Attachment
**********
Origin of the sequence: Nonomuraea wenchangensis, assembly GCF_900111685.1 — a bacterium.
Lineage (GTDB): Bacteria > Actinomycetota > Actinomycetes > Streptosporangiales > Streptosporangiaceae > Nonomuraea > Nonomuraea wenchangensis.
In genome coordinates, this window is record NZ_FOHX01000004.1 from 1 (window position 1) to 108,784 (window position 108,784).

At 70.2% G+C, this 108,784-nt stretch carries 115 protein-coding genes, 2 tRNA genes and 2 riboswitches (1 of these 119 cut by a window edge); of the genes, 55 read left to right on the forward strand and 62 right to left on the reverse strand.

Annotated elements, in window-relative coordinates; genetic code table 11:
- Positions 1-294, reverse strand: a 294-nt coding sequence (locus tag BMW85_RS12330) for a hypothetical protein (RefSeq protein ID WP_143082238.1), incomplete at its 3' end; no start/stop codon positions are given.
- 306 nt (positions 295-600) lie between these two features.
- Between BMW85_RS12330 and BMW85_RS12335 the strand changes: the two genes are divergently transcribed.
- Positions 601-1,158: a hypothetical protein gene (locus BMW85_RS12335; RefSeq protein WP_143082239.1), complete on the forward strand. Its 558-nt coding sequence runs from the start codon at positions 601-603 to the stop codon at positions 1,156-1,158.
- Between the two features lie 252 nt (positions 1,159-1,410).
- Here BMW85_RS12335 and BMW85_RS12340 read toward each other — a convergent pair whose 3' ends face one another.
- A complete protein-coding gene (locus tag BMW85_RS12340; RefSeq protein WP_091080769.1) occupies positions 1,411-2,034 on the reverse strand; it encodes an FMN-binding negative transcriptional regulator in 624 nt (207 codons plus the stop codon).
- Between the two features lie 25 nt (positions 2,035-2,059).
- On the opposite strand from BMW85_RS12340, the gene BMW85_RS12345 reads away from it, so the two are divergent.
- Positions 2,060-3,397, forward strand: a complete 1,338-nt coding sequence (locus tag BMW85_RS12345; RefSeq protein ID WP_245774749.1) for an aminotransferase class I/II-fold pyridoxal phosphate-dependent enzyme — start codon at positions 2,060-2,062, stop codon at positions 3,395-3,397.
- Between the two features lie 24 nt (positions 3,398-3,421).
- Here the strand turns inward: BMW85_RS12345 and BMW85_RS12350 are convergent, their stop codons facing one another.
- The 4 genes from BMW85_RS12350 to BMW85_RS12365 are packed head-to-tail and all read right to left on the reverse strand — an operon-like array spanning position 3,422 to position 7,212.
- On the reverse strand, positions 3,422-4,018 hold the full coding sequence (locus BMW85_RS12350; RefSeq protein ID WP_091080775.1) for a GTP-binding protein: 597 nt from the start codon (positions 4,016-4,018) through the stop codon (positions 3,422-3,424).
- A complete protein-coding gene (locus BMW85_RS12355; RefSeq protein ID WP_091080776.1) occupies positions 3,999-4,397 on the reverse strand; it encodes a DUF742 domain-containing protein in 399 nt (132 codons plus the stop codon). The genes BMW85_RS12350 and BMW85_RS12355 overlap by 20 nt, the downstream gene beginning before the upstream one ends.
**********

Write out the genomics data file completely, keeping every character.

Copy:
Origin of the sequence: Nonomuraea wenchangensis, assembly GCF_900111685.1 — a bacterium.
Lineage (GTDB): Bacteria > Actinomycetota > Actinomycetes > Streptosporangiales > Streptosporangiaceae > Nonomuraea > Nonomuraea wenchangensis.
In genome coordinates, this window is record NZ_FOHX01000004.1 from 1 (window position 1) to 108,784 (window position 108,784).

At 70.2% G+C, this 108,784-nt stretch carries 115 protein-coding genes, 2 tRNA genes and 2 riboswitches (1 of these 119 cut by a window edge); of the genes, 55 read left to right on the forward strand and 62 right to left on the reverse strand.

Annotated elements, in window-relative coordinates; genetic code table 11:
- Positions 1-294, reverse strand: a 294-nt coding sequence (locus tag BMW85_RS12330) for a hypothetical protein (RefSeq protein ID WP_143082238.1), incomplete at its 3' end; no start/stop codon positions are given.
- 306 nt (positions 295-600) lie between these two features.
- Between BMW85_RS12330 and BMW85_RS12335 the strand changes: the two genes are divergently transcribed.
- Positions 601-1,158: a hypothetical protein gene (locus BMW85_RS12335; RefSeq protein WP_143082239.1), complete on the forward strand. Its 558-nt coding sequence runs from the start codon at positions 601-603 to the stop codon at positions 1,156-1,158.
- Between the two features lie 252 nt (positions 1,159-1,410).
- Here BMW85_RS12335 and BMW85_RS12340 read toward each other — a convergent pair whose 3' ends face one another.
- A complete protein-coding gene (locus tag BMW85_RS12340; RefSeq protein WP_091080769.1) occupies positions 1,411-2,034 on the reverse strand; it encodes an FMN-binding negative transcriptional regulator in 624 nt (207 codons plus the stop codon).
- Between the two features lie 25 nt (positions 2,035-2,059).
- On the opposite strand from BMW85_RS12340, the gene BMW85_RS12345 reads away from it, so the two are divergent.
- Positions 2,060-3,397, forward strand: a complete 1,338-nt coding sequence (locus tag BMW85_RS12345; RefSeq protein ID WP_245774749.1) for an aminotransferase class I/II-fold pyridoxal phosphate-dependent enzyme — start codon at positions 2,060-2,062, stop codon at positions 3,395-3,397.
- Between the two features lie 24 nt (positions 3,398-3,421).
- Here the strand turns inward: BMW85_RS12345 and BMW85_RS12350 are convergent, their stop codons facing one another.
- The 4 genes from BMW85_RS12350 to BMW85_RS12365 are packed head-to-tail and all read right to left on the reverse strand — an operon-like array spanning position 3,422 to position 7,212.
- On the reverse strand, positions 3,422-4,018 hold the full coding sequence (locus BMW85_RS12350; RefSeq protein ID WP_091080775.1) for a GTP-binding protein: 597 nt from the start codon (positions 4,016-4,018) through the stop codon (positions 3,422-3,424).
- A complete protein-coding gene (locus BMW85_RS12355; RefSeq protein ID WP_091080776.1) occupies positions 3,999-4,397 on the reverse strand; it encodes a DUF742 domain-containing protein in 399 nt (132 codons plus the stop codon). The genes BMW85_RS12350 and BMW85_RS12355 overlap by 20 nt, the downstream gene beginning before the upstream one ends.